Three implicit contexts in Ruby

Yehuda Katz wrote an article about self and metaclass . In the article he said that Person.instance_eval assigns Person's metaclass to self for a class Person . But this is obviously wrong.

class Person; end
Person.instance_eval{ p self }  #=> Person

As I mentioned in an old article , though I'm sorry about it is written in Japanese, Ruby always has three implicit contexts: self), so called klass' and the constant definition point. Yehuda is confusing self withklass'.


self is the self which you know. It is the default receiver of method invocation. There is always a self .

p self                         # displays "main"

class Foo
  def bar(a = (p self)) end
foo =                        #  displays "#<Foo:0x471004>"

class Foo
  class Baz < (p self; self)   # displays "Foo"

On the top level, a special instance of Object named "main" is the self. Whenever you are, you can retrieve the self from the pseudovariable self .

If you invoke a method without giving an explicit receiver, self will receive the invocation.

so called `klass'

I called the conception `klass' in the old article but it might not be a good name. It is the default class onto which method is defined. Now I'd like to call it "default definee".

Ruby always holds the reference to a class as well as self . But there is no way to retrieve it directly. It is more implicit than self . If you define a method without giving an explicit receiver, in other words, if you define a method with the normal method definition syntax, the default definee will have the method as an instance method.


On the top level, Object is the class. So global functions are actually instance methods in Object class as you know.

def hoge; end
Kernel.instance_method(:hoge)  #=> #<UnboundMethod: Object#hoge>

BTW, "hoge", "fuga", "piyo" is Japanese "foo", "bar", "baz".

class syntax switches both self and the default definee to the class which is now being defined.

class T
  def hoge; end
T.instance_method(:hoge)      #=> #<UnboundMethod: T#hoge>

In a normal method body, self is the receiver of the method invocation and the default definee is the syntactically outer class, now it is T .

class T
  def hoge
    def fuga; end
t =
t.method(:fuga)               #=> #<Method: T#fuga>
T.instance_method(:fuga)      #=> #<UnboundMethod: T#fuga>

Don't confuse it with def self.fuga , an singleton method definition. When you give a receiver to a method definition, the method will be adde into the eigenclass of the receiver.

class U
  def hoge
    def self.fuga; end
u =
u.method(:fuga)               #=> #<Method: #<U:0x46dbf4>.fuga>
U.instance_method(:fuga)      # raises a NameError "undefined method `fuga' for class `U'"

U does not have an instance method named fuga because fuga is a singleton method of u .

Wherever you are, there is a default definee. On evaluating a default value, the default definee is the outer class as well as in a method body.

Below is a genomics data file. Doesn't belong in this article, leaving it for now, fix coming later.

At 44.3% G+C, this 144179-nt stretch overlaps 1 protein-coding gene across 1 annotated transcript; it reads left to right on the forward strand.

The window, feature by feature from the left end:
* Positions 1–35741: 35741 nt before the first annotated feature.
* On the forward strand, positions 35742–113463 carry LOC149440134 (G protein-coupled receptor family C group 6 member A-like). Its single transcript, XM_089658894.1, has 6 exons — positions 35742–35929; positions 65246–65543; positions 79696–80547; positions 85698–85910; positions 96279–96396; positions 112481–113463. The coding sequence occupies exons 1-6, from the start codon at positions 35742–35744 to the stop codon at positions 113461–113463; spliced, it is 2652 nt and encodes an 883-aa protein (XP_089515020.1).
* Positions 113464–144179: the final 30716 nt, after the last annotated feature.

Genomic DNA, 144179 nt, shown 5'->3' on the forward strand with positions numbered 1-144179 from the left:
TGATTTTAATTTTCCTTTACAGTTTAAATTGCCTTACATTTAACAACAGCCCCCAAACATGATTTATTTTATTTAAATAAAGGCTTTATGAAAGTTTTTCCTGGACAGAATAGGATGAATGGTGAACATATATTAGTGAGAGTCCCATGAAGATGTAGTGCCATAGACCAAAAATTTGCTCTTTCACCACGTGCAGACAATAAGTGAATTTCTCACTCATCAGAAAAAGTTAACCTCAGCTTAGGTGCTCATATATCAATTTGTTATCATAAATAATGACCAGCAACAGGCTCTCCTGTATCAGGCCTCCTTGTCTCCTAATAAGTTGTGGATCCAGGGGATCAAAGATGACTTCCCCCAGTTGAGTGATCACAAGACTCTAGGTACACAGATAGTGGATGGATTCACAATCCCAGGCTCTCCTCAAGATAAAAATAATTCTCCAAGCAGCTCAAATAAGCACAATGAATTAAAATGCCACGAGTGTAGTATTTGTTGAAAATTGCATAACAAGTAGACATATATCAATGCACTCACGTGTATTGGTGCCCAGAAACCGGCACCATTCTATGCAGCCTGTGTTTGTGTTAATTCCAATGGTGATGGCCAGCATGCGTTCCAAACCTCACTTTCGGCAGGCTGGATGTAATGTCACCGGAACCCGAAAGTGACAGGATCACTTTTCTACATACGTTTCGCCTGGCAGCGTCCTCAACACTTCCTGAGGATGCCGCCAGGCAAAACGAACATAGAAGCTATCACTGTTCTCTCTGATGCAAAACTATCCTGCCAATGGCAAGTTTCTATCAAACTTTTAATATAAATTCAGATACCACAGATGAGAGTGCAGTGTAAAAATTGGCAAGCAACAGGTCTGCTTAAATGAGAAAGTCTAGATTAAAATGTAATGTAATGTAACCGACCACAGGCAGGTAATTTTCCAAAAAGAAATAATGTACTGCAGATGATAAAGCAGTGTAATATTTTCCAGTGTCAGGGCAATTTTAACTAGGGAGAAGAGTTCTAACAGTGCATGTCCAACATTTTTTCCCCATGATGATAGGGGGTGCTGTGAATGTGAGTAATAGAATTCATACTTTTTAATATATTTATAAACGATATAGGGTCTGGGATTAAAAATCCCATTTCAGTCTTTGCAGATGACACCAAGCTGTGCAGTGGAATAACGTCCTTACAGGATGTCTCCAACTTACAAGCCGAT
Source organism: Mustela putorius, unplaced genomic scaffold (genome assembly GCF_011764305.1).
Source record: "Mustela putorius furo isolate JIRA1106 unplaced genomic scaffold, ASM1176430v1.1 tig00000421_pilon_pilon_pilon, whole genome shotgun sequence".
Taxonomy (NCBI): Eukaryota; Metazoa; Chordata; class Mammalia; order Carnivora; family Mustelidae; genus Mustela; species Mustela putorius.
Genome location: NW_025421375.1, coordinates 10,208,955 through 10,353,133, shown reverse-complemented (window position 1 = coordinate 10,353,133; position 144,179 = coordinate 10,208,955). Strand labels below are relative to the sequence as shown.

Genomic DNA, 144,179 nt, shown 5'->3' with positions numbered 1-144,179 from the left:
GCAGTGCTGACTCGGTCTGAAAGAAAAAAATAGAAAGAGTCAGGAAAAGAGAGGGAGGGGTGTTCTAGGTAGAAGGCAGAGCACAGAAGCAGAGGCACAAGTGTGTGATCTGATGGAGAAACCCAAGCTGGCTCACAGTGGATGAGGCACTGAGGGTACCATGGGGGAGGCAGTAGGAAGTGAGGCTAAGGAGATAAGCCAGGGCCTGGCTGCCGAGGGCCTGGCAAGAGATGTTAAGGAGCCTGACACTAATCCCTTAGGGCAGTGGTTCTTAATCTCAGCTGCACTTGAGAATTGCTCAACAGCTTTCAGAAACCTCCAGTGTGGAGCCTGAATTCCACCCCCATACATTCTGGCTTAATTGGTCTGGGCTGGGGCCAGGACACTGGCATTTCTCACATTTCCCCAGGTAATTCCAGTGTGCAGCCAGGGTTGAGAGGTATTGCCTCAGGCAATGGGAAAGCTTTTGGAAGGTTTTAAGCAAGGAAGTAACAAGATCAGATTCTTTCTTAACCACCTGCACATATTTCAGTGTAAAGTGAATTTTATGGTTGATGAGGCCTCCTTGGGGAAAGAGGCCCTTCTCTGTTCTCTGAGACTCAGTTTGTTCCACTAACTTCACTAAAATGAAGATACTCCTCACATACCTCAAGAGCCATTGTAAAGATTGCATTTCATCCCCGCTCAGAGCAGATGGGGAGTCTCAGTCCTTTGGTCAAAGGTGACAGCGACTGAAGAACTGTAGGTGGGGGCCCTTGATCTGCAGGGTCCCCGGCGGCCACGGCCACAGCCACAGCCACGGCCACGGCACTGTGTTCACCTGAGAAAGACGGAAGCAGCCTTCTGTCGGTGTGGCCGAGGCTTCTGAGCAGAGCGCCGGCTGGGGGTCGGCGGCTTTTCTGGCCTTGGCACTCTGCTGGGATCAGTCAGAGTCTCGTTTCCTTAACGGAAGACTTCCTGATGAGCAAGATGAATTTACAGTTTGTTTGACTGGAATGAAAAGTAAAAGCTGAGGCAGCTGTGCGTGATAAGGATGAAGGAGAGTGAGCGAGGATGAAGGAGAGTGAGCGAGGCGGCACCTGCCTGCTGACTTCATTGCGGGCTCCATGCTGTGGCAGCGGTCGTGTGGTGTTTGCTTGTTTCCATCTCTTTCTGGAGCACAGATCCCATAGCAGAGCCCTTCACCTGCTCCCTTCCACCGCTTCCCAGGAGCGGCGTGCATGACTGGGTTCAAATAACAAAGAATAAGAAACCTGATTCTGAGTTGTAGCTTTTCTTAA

class Bar; end
$bar =
class Baz
  def $bar.hoge(a = (def fuga; end))
    def piyo; end

Baz.instance_method(:fuga)      #=> #<UnboundMethod: Baz#fuga>
Baz.instance_method(:piyo)      #=> #<UnboundMethod: Baz#piyo>

$bar.method(:fuga)              # raises a NameError "undefined method `fuga' for class `Bar'"
$bar.method(:piyo)              # raises a NameError "undefined method `piyo' for class `Bar'"

In other words, class definition changes the default definee but method definition does not.

eval family

What instance_eval does is

  • changing self to instance_eval 's receiver
  • changing the default definee to the receiver's eigenclass.

    • If the receiver does not have eigenclass yet, creating it.
  • evaluates the given block.

o =
o.instance_eval do
  p self                       #=> #<Object:0x454f24>
  def hoge; end
o.method(:hoge)                #=> #<Method: #<Object:0x454f24>.hoge>
Object.instance_method(:hoge)  # raises a NameError "undefined method `hoge' for class `Object'"

Let's go.

class T
  $o =
  $o.instance_eval do
    def hoge(a = (def fuga; end))
      def piyo; end

$o.method(:fuga)           #=> #<Method: #<Object:0x42d144>.fuga>
$o.method(:piyo)           #=> #<Method: #<Object:0x42d144>.piyo>
T.instance_method(:fuga)   # raises a NameError
T.instance_method(:piyo)   # raises a NameError

Because instance_eval changes the default definee to the eigenclass of $o , fuga and piyo will be singleton methods of $o .

Oops, I should mention that

RUBY_VERSION               #=> "1.9.1".

Ruby 1.8 acts more lexically, so you will contrarily get

$o.method(:fuga)           # raises a NameError
$o.method(:piyo)           # raises a NameError
T.instance_method(:fuga)   #=> #<UnboundMethod: T#fuga>
T.instance_method(:piyo)   #=> #<UnboundMethod: T#piyo>

In Ruby 1.8, the default definee in the method body is based on the lexically outer class definition. Anyway, in both Ruby 1.8 and 1.9, instance_eval changes self to the receiver, the default definee to its eigenclass.

Finally, class_eval changes both self and the default definee to the receiver.

class_eval and instance_eval
selfdefault definee
class_evalthe receiverthe receiver
instance_evalthe receivereigenclass of the receiver

In the my old article , I discussed about Kernel#eval and instance_eval / class_eval with String evaluation.

constant definition

When you use an instance variable, it is a instance variable of self . When you use an class variable, it is a class variable of self 's class; Or the one of self itself when self is a class.

But constants behave differently. It is another implicit context in Ruby. The ruby core team calls the conception "cref".

I must write a presentation for the comming RubyConf . So I'll discuss about cref later.